He Pikinga Waiora, a Healthier Lives research project focussed on reducing health inequities and achieving health equity for Māori, has recently revealed the potential of a unique framework for research within indigenous communities.
Researchers developed the He Pikinga Waiora Implementation Framework using indigenous and mainstream theoretical foundations and empirical evidence. They then applied the framework to a systematic review of 13 studies and found that approaches to cultural-centeredness and community engagement could help explain the differences in outcomes of diabetes prevention programmes in indigenous communities in Australia, Canada, New Zealand, and the United States.
Key findings from this research are outlined in a paper published in the October 2017 issue of the international journal, Globalization and Health.
He Pikinga Waiora Implementation Framework was first developed in 2016 and has already been used successfully in several health interventions, including the Abdominal Aortic Aneurysm screening study for Māori and an HRC-funded study to improve outcomes for hospitalised children and their whanau. The research team has also advised several other groups, which are planning to use it in the roll out of national health programmes.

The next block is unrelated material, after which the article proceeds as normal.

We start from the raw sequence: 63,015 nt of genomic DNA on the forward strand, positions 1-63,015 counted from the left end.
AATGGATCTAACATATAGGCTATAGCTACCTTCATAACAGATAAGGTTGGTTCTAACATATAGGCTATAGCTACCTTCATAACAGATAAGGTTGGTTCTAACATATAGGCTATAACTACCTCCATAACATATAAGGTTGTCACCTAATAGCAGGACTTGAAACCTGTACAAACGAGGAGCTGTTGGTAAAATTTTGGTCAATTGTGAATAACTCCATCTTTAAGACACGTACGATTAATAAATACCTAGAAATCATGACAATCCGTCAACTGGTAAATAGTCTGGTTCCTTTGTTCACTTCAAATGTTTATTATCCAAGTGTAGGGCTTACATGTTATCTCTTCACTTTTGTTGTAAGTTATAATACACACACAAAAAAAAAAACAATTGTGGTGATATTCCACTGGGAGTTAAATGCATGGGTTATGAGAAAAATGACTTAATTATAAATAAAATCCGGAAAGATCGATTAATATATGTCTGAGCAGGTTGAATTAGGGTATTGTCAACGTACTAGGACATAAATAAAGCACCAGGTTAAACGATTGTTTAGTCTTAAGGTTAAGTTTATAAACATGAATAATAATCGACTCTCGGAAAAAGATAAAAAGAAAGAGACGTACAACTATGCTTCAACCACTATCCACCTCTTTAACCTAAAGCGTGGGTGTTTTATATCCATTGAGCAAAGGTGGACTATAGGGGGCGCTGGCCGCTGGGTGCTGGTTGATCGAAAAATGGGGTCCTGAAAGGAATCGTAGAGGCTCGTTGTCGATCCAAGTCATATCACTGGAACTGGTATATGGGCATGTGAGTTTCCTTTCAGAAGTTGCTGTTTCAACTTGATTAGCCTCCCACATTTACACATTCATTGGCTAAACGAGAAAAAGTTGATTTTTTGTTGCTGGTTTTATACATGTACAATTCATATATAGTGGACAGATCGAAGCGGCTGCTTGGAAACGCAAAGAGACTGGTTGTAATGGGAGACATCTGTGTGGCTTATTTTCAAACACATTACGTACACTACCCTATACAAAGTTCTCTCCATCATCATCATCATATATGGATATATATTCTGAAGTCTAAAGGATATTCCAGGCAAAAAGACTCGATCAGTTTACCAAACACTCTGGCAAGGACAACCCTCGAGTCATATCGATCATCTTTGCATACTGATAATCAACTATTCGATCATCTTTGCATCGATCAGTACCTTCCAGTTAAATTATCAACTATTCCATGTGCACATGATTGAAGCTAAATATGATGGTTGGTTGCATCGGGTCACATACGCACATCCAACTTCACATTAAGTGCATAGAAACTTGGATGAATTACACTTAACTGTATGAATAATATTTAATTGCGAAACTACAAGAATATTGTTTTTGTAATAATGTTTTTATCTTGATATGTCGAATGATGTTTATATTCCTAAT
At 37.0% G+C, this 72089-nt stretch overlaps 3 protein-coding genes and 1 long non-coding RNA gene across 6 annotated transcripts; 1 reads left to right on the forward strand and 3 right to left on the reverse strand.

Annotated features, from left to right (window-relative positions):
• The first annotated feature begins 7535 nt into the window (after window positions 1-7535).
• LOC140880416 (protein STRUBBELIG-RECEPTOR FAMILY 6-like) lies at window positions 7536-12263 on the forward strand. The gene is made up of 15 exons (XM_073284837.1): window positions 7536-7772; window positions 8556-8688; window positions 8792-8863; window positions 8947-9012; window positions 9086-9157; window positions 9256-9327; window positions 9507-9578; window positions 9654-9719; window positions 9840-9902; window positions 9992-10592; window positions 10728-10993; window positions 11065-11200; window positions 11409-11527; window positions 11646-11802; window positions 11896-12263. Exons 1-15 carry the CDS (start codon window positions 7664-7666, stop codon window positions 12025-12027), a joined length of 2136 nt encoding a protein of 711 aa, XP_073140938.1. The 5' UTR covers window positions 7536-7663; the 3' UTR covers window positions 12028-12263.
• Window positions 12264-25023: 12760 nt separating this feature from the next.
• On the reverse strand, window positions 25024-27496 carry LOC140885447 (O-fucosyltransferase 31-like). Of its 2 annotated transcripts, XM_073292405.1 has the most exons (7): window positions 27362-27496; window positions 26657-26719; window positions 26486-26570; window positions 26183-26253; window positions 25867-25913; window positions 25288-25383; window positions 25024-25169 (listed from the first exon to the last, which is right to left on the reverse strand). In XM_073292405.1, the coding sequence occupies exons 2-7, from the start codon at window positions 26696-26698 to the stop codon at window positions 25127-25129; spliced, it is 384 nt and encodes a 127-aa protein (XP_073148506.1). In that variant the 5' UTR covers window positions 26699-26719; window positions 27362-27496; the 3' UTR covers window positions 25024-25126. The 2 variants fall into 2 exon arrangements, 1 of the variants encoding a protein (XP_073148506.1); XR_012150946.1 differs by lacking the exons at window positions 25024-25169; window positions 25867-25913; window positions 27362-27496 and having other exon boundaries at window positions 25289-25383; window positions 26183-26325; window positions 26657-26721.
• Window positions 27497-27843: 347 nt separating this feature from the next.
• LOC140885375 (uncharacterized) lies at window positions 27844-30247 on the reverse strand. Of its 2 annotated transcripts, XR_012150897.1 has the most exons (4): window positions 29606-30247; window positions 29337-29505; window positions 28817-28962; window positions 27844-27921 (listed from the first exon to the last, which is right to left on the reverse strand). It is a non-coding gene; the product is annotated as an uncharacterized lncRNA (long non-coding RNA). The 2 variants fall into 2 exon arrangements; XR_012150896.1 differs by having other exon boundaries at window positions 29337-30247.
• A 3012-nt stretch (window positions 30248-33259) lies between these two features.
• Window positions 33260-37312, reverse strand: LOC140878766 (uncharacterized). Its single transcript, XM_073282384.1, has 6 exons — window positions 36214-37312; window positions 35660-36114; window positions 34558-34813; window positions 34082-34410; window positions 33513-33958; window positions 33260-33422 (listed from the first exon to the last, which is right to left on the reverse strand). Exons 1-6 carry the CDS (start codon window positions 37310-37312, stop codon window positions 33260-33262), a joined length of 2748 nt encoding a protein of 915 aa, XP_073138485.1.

The Framework is designed to improve the uptake of prevention and treatment programmes within culturally diverse health care settings. While intended for use as a tool to aid the design and implementation of effective health interventions for Māori communities, it also has promise as an evaluation tool.
Read the article here:
Implementation framework for chronic disease intervention effectiveness in Māori and other indigenous communities Globalization and Health (2017) 13:69
He Pikinga Waiora Implementation Framework 2016 (PDF 13.7 MB)